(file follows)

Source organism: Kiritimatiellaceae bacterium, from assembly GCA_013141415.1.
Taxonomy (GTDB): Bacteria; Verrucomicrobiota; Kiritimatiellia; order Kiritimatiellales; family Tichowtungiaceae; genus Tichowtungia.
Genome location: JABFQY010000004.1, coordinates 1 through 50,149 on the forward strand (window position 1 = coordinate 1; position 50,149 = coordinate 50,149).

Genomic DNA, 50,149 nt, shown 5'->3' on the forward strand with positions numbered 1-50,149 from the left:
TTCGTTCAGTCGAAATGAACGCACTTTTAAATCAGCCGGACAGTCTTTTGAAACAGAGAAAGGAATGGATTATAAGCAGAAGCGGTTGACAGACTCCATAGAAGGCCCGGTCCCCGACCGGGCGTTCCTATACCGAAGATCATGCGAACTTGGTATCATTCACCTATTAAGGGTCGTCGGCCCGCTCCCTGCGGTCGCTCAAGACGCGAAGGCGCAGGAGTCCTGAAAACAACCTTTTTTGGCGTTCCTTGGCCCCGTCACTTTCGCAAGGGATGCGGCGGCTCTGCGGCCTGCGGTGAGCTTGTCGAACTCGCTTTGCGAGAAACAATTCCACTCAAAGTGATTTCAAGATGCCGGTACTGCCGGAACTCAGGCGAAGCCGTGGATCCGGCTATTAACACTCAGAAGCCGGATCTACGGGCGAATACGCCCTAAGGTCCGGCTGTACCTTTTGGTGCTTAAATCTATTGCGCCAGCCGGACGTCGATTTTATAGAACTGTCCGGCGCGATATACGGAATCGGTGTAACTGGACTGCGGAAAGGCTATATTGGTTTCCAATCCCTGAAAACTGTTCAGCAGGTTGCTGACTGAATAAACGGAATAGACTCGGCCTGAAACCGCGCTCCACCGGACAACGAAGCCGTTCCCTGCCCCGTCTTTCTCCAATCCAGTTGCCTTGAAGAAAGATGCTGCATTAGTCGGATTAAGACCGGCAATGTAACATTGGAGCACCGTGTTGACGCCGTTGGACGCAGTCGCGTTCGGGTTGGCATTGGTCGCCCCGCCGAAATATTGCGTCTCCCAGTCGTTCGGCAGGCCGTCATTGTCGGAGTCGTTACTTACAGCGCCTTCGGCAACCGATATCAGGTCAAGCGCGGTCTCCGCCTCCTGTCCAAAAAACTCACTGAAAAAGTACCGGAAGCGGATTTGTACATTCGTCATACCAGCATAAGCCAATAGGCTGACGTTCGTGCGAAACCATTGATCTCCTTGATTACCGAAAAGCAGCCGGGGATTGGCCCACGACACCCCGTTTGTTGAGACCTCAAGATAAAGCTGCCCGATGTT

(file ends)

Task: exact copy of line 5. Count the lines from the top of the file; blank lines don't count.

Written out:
TTCGTTCAGTCGAAATGAACGCACTTTTAAATCAGCCGGACAGTCTTTTGAAACAGAGAAAGGAATGGATTATAAGCAGAAGCGGTTGACAGACTCCATAGAAGGCCCGGTCCCCGACCGGGCGTTCCTATACCGAAGATCATGCGAACTTGGTATCATTCACCTATTAAGGGTCGTCGGCCCGCTCCCTGCGGTCGCTCAAGACGCGAAGGCGCAGGAGTCCTGAAAACAACCTTTTTTGGCGTTCCTTGGCCCCGTCACTTTCGCAAGGGATGCGGCGGCTCTGCGGCCTGCGGTGAGCTTGTCGAACTCGCTTTGCGAGAAACAATTCCACTCAAAGTGATTTCAAGATGCCGGTACTGCCGGAACTCAGGCGAAGCCGTGGATCCGGCTATTAACACTCAGAAGCCGGATCTACGGGCGAATACGCCCTAAGGTCCGGCTGTACCTTTTGGTGCTTAAATCTATTGCGCCAGCCGGACGTCGATTTTATAGAACTGTCCGGCGCGATATACGGAATCGGTGTAACTGGACTGCGGAAAGGCTATATTGGTTTCCAATCCCTGAAAACTGTTCAGCAGGTTGCTGACTGAATAAACGGAATAGACTCGGCCTGAAACCGCGCTCCACCGGACAACGAAGCCGTTCCCTGCCCCGTCTTTCTCCAATCCAGTTGCCTTGAAGAAAGATGCTGCATTAGTCGGATTAAGACCGGCAATGTAACATTGGAGCACCGTGTTGACGCCGTTGGACGCAGTCGCGTTCGGGTTGGCATTGGTCGCCCCGCCGAAATATTGCGTCTCCCAGTCGTTCGGCAGGCCGTCATTGTCGGAGTCGTTACTTACAGCGCCTTCGGCAACCGATATCAGGTCAAGCGCGGTCTCCGCCTCCTGTCCAAAAAACTCACTGAAAAAGTACCGGAAGCGGATTTGTACATTCGTCATACCAGCATAAGCCAATAGGCTGACGTTCGTGCGAAACCATTGATCTCCTTGATTACCGAAAAGCAGCCGGGGATTGGCCCACGACACCCCGTTTGTTGAGACCTCAAGATAAAGCTGCCCGATGTT